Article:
The candidates for the scholarship were not referred to any hospitals in Delhi to get the tests done. I consider this to be a serious lapse from the part of Ministry of Human Resource and Development because no government doctor was obliged to examine us and issue a medical certificate. "Why should I do it" was the response from many of the doctors: in Ram Manohar Lohia Hospital, in Lok Nayak Jai Prakash Hospital and from other government hospitals in the city as well... I would not blame these doctors. "Why should I do it" which means am I obliged to examine a person (stranger) and give him a medical certificate if the government has not asked me to do it! I have shown all the papers from Human Resource Development office in which it is written that it is mandatory for me to produce a medical certificate to get an NOC for visa. But "why should I do it?" was the response from the government hospital doctors. Can I ask these doctors an ethical question? When the medical/public health care department runs a campaign for blood donation or eye donation if the people start asking "Why should I do it?" will it be wrong?

Often I was told by the officials in these hospitals that you will not be issued a medical certificate from this hospital because you are not referred by the concerned government office while many of my friends, who had won the same scholarship, easily walked away with their medical certificates. How? They had approached the doctors whom they knew. The doctors allowed my friends to get all tests done from the same government hospitals in which the former work, of course with a nominal fees. One of my friends just had to pay approximately Rs.250/- for all the prescribed medical tests including the AIDS test. No doctor in any government hospital in Delhi was known to me. I ran from pillar to post. People, my friends, asked me, without knowing the real state of affairs, "Didn't you go to Safdarjung?" "Didn't you go to AIIMS?" as if they know it for sure that someone is sitting there to issue a medical certificate for a 'stranger' like me. In somebody else's affairs people are so casual to offer suggestions, because suggetions are free. I went everywhere and did not get a result. I asked the doctors in JNU medical centre whether they can help me in this regard. No result.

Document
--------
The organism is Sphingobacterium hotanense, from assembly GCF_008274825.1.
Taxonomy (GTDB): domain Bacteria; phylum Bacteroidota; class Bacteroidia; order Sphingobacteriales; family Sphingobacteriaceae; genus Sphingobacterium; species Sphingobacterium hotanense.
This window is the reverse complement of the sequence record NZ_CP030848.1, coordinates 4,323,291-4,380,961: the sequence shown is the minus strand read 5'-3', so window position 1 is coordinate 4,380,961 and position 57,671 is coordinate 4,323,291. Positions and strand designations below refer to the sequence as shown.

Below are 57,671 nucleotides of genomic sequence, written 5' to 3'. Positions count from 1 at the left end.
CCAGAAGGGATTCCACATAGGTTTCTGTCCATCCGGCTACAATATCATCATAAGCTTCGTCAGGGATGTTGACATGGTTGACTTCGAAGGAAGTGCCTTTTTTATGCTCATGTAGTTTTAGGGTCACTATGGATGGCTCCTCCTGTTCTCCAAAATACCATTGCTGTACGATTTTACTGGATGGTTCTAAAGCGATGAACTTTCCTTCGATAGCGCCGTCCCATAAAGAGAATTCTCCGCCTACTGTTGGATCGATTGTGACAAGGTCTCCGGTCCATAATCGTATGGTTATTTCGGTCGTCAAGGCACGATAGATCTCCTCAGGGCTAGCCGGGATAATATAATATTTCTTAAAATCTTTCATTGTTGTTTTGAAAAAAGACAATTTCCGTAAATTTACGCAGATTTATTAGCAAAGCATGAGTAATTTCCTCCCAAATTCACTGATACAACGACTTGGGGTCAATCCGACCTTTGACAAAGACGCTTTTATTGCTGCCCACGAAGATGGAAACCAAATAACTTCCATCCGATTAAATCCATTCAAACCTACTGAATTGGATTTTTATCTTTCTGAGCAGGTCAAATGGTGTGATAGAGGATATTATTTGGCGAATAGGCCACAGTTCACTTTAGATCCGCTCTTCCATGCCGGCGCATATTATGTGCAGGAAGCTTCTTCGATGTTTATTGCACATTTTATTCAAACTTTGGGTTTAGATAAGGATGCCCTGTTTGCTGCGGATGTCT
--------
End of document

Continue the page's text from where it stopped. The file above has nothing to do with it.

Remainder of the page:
Four complete days wasted for availing medical certificate, and still with complete uncertainity ahead. Am I in the national capital of India or in a remote viallge in the country, I doubted. On the fifth day I decided to get the tests done in a private pathology Lab. I paid Rs.850/- for the tests thinking that it would bring an end to everything. But the next day, when the certificate got signed by the director or the pathology lab, who was also the Medical Superintendent of a three star private hospital, they asked me Rs.300/- consultation charges. Rs. 1250/-that is the end of it.

Now the rest is from my subconscious mind, for I am not going to fight against the mismanagement of matters in HRD (as I perceive them) or against the inhumanity of some doctors in government hospitals in Delhi (again, as I perceive them). But all the authorities can feel assured: "You have conditioned a citizen to behave in a particular way in the future, and one can easily infer how the behaviour would be if one has really understood the experience he has gone through."

This narration is saved for the future. Our memory may lie but not the computer chips.